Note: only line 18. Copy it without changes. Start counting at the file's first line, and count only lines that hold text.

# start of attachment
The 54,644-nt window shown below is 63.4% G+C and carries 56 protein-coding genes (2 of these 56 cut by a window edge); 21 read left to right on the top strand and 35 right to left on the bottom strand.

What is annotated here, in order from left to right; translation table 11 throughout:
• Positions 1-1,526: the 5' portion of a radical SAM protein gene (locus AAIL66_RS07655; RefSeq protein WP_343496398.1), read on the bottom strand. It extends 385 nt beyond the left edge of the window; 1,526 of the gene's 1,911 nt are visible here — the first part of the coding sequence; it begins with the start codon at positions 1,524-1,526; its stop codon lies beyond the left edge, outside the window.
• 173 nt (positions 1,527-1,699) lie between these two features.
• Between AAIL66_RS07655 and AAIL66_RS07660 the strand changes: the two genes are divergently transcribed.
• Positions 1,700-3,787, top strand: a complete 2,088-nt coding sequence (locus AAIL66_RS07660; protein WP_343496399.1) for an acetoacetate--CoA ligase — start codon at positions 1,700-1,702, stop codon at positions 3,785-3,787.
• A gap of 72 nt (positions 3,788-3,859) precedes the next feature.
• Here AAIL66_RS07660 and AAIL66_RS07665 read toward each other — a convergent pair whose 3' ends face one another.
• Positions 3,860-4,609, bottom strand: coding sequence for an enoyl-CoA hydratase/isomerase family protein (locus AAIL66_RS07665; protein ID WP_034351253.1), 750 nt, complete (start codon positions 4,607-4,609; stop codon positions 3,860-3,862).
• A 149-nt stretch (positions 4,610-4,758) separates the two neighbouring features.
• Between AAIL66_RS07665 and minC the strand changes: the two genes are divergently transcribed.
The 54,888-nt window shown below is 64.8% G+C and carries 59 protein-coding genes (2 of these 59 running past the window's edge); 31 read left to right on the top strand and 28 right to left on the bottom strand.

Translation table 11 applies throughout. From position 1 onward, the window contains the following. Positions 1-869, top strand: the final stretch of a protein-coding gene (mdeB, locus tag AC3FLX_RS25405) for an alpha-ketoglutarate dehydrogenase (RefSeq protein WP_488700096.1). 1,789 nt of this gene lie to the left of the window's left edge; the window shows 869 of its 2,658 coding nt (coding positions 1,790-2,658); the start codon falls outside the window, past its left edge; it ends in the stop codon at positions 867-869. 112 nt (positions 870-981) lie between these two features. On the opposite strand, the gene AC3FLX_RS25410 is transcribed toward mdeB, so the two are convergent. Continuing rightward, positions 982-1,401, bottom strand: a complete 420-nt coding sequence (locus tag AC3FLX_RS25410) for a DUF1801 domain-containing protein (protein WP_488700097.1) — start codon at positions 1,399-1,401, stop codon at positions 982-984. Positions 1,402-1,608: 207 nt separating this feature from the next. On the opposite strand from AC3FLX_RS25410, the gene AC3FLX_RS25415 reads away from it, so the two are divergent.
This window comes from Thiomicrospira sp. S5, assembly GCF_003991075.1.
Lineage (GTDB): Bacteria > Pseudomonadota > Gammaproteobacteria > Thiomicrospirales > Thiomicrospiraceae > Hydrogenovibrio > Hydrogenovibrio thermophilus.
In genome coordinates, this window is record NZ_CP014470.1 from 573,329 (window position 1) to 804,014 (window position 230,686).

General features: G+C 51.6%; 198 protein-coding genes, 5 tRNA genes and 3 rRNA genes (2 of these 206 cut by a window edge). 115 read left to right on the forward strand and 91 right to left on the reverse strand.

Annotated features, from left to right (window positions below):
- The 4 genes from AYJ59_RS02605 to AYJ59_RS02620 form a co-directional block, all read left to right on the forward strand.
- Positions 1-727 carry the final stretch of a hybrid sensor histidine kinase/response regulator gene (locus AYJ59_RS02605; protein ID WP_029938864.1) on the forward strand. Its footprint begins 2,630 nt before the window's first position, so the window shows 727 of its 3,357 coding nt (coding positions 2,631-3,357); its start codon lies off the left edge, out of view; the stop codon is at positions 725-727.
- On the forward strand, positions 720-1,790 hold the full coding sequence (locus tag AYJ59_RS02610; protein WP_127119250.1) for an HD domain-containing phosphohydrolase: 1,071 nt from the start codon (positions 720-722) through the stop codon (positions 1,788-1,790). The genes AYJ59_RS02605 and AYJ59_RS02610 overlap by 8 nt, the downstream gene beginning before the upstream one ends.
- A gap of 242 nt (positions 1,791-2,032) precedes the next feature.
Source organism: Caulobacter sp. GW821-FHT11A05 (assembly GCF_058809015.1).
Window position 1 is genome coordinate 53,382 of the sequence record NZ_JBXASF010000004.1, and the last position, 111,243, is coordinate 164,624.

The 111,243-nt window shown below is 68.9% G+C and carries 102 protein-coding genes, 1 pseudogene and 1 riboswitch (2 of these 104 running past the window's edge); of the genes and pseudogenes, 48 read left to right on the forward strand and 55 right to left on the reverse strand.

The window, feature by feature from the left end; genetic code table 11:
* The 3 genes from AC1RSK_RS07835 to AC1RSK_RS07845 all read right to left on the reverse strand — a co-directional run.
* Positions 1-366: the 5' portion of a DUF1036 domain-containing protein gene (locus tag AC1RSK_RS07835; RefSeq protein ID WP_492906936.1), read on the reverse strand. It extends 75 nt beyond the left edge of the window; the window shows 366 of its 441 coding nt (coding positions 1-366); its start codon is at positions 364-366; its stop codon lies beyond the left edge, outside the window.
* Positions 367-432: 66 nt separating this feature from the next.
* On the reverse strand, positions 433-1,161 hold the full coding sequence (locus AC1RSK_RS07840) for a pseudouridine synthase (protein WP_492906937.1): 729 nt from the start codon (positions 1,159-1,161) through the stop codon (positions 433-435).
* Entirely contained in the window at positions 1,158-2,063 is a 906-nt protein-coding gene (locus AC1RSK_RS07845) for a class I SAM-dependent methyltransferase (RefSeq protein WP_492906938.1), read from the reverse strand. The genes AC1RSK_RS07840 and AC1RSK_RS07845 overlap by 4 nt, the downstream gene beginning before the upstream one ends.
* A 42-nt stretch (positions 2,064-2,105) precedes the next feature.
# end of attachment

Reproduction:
Annotated features, from left to right (window positions below):